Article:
NAIS Connect Blogs

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Dear Colleagues,  I'm honored to share my recent story for KQED Education:  The longer I teach online journalism, the more I understand about how students learn best. They crave ownership of the learning process, and that ownership can help promote mastery of essential skills and content knowledge. Owning their learning is also significantly more meaningful than having me—or any other teacher for that matter—tell students exactly what’s expected of them. I prefer that students experiment with the learning, setting and holding themselves to their own high standards, while always striving to improve. For the rest of the story, please visit: https:// ...
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Dear Colleagues,  I'm honored to share my recent story for PBS NewsHour: I love celebrating America’s birthday, but as a history teacher I’m also committed to illuminating the holiday for those who might want to think about it in a different but equally celebratory light. So why do we skip two days? For the rest of my article, please visit: https://www.pbs.org/newshour/education/opinion-independence-day-on-july-2-john-adams-got-it-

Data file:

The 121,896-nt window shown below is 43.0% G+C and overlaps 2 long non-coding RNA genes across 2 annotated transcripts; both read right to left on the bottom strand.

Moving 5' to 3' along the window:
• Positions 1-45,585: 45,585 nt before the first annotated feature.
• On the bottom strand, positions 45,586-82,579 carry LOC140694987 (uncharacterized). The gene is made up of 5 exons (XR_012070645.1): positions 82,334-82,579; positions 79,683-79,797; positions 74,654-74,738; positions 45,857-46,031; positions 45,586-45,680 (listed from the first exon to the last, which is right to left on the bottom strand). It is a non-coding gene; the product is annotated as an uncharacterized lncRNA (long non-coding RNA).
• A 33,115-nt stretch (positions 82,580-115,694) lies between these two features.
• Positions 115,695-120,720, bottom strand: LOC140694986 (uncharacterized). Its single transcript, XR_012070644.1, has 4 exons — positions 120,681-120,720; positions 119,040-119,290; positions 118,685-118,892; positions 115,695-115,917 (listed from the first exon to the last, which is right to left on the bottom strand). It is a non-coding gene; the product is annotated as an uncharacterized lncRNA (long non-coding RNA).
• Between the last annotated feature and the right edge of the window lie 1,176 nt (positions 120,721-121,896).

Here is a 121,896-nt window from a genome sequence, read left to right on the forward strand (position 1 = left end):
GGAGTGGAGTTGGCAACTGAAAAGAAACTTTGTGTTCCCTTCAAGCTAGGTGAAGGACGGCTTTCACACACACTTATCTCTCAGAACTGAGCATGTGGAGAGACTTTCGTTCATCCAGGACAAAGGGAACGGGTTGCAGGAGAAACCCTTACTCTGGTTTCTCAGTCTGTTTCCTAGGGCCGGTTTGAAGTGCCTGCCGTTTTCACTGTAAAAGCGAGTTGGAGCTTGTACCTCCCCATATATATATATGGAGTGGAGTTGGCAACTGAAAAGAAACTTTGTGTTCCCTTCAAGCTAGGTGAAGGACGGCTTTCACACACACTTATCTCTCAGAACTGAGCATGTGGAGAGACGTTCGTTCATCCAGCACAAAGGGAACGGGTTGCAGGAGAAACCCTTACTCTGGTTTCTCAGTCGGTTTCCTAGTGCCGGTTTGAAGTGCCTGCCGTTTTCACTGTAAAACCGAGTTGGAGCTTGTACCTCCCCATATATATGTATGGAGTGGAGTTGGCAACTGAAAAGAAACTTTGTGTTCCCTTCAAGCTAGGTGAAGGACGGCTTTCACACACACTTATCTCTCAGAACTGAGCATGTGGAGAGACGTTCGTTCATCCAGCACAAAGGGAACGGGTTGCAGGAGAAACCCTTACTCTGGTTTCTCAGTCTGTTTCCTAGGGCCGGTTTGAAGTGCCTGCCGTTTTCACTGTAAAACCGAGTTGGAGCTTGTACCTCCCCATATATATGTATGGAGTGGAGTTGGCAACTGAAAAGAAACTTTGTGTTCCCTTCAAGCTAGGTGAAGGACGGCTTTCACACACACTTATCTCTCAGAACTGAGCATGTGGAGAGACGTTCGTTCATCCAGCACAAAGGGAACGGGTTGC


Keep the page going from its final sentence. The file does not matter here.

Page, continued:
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The first time I ran into Jesse Jackson in an Alabama hotel lobby, I was surprised. When it happened again a few weeks ago, though, I wasn’t all that shocked. After all, Reverend Jackson was just one of the many civil rights all-stars who had gathered for the Equal Justice Summit in Montgomery, Alabama to honor the unveiling of two gut-wrenchingly powerful tributes to the African American experience. As Bryan Stevenson reminded us attendees at the opening ceremony on Thursday evening, we were all in the presence of civil rights royalty— Congressman John Lewis, Elizabeth Eckford (one of the Little Rock Nine), Claudette Calvin (whose defiance of Montgomery bus ...
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Dear Colleagues, I'm honored to share this recent story I wrote for Edutopia about National Teacher Appreciation Week.  TEACHER APPRECIATION What My Teachers Taught Me About Teaching For Teacher Appreciation Week, a 10-year veteran reflects on what he learned about his future job from teachers he admired. By  David Cutler May 7, 2018 ©iStock/asiseeit My fourth-grade teacher, Sharin Russell, was consoling me after I scored below perfect on a weekly vocabulary quiz. “David, nobody gets everything right all of the time,” she said. “It’s important to be OK with making mistakes, so long as we learn from them and move on. I ...